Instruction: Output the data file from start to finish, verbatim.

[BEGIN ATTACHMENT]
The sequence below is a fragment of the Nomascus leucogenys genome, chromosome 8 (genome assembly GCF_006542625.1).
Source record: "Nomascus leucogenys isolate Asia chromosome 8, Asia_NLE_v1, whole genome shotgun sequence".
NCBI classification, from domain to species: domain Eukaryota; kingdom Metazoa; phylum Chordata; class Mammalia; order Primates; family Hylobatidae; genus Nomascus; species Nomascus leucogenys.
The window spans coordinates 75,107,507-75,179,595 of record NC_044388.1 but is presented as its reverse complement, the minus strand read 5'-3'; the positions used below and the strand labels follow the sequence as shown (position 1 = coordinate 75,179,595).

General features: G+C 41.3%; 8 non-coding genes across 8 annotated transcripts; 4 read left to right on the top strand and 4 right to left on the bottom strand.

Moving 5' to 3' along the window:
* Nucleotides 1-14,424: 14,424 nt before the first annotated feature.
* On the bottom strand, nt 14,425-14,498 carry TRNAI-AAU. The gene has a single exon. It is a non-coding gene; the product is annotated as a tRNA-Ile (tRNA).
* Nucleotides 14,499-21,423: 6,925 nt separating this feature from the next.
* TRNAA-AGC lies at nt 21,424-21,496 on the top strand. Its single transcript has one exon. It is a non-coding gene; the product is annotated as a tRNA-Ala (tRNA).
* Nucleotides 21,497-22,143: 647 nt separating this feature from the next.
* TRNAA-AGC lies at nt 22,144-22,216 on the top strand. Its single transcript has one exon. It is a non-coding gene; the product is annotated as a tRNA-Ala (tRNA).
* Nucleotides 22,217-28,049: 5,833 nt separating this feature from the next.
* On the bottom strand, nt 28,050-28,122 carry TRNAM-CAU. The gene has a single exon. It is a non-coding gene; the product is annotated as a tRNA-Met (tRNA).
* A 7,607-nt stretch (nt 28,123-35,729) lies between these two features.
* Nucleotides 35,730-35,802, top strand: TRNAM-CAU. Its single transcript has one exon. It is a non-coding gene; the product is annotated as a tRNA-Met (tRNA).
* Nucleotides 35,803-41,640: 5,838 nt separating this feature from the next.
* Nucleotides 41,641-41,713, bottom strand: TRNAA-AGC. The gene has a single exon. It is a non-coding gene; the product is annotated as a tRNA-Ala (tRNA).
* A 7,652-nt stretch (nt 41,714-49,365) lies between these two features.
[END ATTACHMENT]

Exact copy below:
The sequence below is a fragment of the Nomascus leucogenys genome, chromosome 8 (genome assembly GCF_006542625.1).
Source record: "Nomascus leucogenys isolate Asia chromosome 8, Asia_NLE_v1, whole genome shotgun sequence".
NCBI classification, from domain to species: domain Eukaryota; kingdom Metazoa; phylum Chordata; class Mammalia; order Primates; family Hylobatidae; genus Nomascus; species Nomascus leucogenys.
The window spans coordinates 75,107,507-75,179,595 of record NC_044388.1 but is presented as its reverse complement, the minus strand read 5'-3'; the positions used below and the strand labels follow the sequence as shown (position 1 = coordinate 75,179,595).

General features: G+C 41.3%; 8 non-coding genes across 8 annotated transcripts; 4 read left to right on the top strand and 4 right to left on the bottom strand.

Moving 5' to 3' along the window:
* Nucleotides 1-14,424: 14,424 nt before the first annotated feature.
* On the bottom strand, nt 14,425-14,498 carry TRNAI-AAU. The gene has a single exon. It is a non-coding gene; the product is annotated as a tRNA-Ile (tRNA).
* Nucleotides 14,499-21,423: 6,925 nt separating this feature from the next.
* TRNAA-AGC lies at nt 21,424-21,496 on the top strand. Its single transcript has one exon. It is a non-coding gene; the product is annotated as a tRNA-Ala (tRNA).
* Nucleotides 21,497-22,143: 647 nt separating this feature from the next.
* TRNAA-AGC lies at nt 22,144-22,216 on the top strand. Its single transcript has one exon. It is a non-coding gene; the product is annotated as a tRNA-Ala (tRNA).
* Nucleotides 22,217-28,049: 5,833 nt separating this feature from the next.
* On the bottom strand, nt 28,050-28,122 carry TRNAM-CAU. The gene has a single exon. It is a non-coding gene; the product is annotated as a tRNA-Met (tRNA).
* A 7,607-nt stretch (nt 28,123-35,729) lies between these two features.
* Nucleotides 35,730-35,802, top strand: TRNAM-CAU. Its single transcript has one exon. It is a non-coding gene; the product is annotated as a tRNA-Met (tRNA).
* Nucleotides 35,803-41,640: 5,838 nt separating this feature from the next.
* Nucleotides 41,641-41,713, bottom strand: TRNAA-AGC. The gene has a single exon. It is a non-coding gene; the product is annotated as a tRNA-Ala (tRNA).
* A 7,652-nt stretch (nt 41,714-49,365) lies between these two features.